Image: Amy Kinkead

Researching Houston’s best trails for this month’s guide, we found ourselves doing laps around Buffalo Bend Nature Park near the Port of Houston Turning Basin in east Houston, wondering when the trail, located along 10 miles of wetlands, would connect to Hidalgo Park just to the east.

Then we hopped over to Tony Marron Park a few miles west, toward downtown, where there's a half mile of waterfront trail and, across from the park, inspirational artwork by UH students, plus shipping-container storage for kayaks. When exactly would Hidalgo connect to Marron, and Marron to 59, downtown, and, ultimately, Buffalo Bayou Park?

We reached out to Anne Olson, president of the Buffalo Bayou Partnership, the nonprofit that brought Houston the hugely popular Buffalo Bayou Park renovation, completed in 2015. Turns out, the organization is close to finalizing plans for developing the bayou’s East Sector, which runs from 59 to the Turning Basin.

It's all part of its 20-to-30-year master plan to turn the 10 miles of Buffalo Bayou running from Shepherd through that sector into the city’s favorite outdoor amenity (psst, the plan is working). The trails along this portion of Buffalo Bayou are not going to be part of the Bayou Greenways 2020 initiative—that’s the Houston Parks Board’s project—but their own vital artery.

Along with bringing recreational greenspace to the Greater East End and Fifth Ward neighborhoods, which have been cut off from the waterway and from each other for far too long, the East Sector will make for the greatest bike ride ever. We simply cannot wait. While no hard date is set for completion—according to Olson, that depends on easements from property owners who operate industrially along the waterway in places—progress has been made. Here’s the latest.

What’s happening now

“We’re working on a trail downtown as we speak, to get us to 59,” says Olson. Miraculously, this portion wasn’t delayed by Harvey, and by 2020 it will extend on the south side of the bayou all the way to Lockwood Drive, which crosses through the middle of the East Sector. Further east, the $750,000 in funding needed to construct the trail between Buffalo Bend and Hidalgo Park is now in place, and 23 acres of green-space between those parks have been acquired. Meanwhile, the brains behind the revitalizations of Brooklyn Bridge Park and Manhattan’s The High Line have been hired to consult, so that the East Sector maintains its authenticity and character.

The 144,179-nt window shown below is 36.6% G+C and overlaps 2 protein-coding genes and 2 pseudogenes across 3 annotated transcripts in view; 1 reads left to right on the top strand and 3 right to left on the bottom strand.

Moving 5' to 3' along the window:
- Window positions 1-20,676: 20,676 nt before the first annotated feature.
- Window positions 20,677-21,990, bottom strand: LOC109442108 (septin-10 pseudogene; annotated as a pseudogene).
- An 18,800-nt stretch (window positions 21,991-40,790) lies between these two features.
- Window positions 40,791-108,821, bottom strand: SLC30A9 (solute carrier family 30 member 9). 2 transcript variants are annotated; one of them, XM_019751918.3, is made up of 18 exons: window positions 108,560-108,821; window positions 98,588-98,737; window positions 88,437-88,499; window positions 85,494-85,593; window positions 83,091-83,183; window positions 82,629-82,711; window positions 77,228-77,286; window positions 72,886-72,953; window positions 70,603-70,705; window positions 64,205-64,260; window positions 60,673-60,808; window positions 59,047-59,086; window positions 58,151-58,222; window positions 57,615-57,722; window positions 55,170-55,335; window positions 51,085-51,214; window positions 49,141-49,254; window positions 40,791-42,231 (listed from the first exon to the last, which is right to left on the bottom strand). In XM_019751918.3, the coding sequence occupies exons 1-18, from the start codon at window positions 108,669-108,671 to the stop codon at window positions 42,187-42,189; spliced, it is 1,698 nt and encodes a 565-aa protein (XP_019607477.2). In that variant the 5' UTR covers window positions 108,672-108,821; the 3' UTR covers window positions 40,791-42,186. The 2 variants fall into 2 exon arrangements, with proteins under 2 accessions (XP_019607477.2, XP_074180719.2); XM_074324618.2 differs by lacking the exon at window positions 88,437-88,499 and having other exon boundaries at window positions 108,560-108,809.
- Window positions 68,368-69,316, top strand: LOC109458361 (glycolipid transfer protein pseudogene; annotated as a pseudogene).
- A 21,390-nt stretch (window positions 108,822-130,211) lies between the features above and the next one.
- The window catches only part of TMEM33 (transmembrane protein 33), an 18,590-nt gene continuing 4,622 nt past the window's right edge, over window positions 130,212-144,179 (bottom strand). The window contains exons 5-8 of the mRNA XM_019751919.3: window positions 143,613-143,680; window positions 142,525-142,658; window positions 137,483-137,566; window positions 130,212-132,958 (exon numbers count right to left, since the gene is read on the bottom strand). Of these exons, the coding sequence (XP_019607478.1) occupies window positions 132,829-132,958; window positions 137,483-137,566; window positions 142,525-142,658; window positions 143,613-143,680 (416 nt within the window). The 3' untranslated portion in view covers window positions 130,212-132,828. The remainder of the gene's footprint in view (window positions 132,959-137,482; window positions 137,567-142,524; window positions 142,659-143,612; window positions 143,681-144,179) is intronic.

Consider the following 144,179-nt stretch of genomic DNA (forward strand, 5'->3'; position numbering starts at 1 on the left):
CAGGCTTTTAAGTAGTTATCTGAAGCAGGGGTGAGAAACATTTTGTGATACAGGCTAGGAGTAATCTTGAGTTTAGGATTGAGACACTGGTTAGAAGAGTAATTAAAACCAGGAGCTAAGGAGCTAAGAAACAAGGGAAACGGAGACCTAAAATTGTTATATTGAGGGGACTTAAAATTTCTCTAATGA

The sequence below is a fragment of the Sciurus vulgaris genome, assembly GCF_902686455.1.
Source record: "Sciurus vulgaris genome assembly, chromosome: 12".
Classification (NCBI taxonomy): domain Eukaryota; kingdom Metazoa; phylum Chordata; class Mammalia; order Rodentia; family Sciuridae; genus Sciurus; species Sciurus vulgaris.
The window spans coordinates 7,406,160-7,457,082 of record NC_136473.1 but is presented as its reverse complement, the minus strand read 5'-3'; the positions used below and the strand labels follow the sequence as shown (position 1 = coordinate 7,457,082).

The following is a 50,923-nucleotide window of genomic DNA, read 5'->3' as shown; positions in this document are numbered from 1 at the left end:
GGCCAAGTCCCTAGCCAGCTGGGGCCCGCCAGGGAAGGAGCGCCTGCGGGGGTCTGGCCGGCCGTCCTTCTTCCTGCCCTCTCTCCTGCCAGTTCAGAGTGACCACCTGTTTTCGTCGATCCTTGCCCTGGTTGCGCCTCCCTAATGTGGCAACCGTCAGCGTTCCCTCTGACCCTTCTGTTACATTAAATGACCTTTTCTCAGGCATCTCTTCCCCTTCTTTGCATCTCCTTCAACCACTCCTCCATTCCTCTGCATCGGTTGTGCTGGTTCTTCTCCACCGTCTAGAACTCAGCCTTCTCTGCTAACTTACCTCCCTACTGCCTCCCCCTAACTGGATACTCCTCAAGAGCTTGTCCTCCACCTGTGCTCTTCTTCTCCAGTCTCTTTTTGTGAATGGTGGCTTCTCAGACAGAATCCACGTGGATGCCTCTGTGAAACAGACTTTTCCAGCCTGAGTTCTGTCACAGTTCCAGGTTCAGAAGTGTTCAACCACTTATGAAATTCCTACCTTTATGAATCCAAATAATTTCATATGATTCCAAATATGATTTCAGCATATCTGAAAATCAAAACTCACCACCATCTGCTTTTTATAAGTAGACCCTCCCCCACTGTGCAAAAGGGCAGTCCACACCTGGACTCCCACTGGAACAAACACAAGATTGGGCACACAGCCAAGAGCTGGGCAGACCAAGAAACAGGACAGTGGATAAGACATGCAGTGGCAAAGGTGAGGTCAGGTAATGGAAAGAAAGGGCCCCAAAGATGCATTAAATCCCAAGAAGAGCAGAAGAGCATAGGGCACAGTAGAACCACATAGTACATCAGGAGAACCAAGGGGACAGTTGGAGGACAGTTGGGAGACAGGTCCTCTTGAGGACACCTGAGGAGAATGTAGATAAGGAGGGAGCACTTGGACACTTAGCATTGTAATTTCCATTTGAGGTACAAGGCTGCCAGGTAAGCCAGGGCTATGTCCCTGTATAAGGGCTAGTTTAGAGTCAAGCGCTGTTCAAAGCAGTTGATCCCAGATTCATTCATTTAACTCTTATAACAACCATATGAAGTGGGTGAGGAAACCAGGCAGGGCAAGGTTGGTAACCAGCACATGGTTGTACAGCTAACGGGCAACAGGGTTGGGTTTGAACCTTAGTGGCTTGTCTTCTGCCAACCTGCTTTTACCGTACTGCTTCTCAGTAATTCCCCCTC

What’s to come

Houston’s going to get nearly 400 acres of new and improved parks. An expanded Marron Park will be the East Sector’s centerpiece; a larger Japhet Creek Park, north of the bayou and west of Lockwood, will connect to the water; and, per community request, there will be lots of shade. “Shade is something we can do,” says Olson.

Four pedestrian bridges will link the north and south sides of the bayou, including one at the site that local developers Midway are calling East River and planning to turn into a mixed-use space, and one at Hidalgo Park, which will be key to neighborhood access.

BBP itself owns several industrial sites in the East Sector, and, “instead of tearing them down,” Olson says, “we want to reuse them.” This includes a a 50,000-square-foot warehouse on Navigation that should become an event space, although plans aren't finalized. “Programming will be key to getting people to the bayou,” she adds.

We also can expect lots of waterway activity—water taxis, boat launches, kayak rentals, and public access to a boat house on York Street in EaDo, where Rice University’s crew team already practices.

What’s not to come

A contiguous park à la Buffalo Bayou Park. “At Lockwood the bayou gets very industrial, so we may have to rely on the street to the north side,” says Olson. Instead, the East Sector greenway will be a combination of bayou and on-street trail. Nor should we expect a dog park, as many area neighborhoods have a stray dog problem, and residents weren’t enthused.

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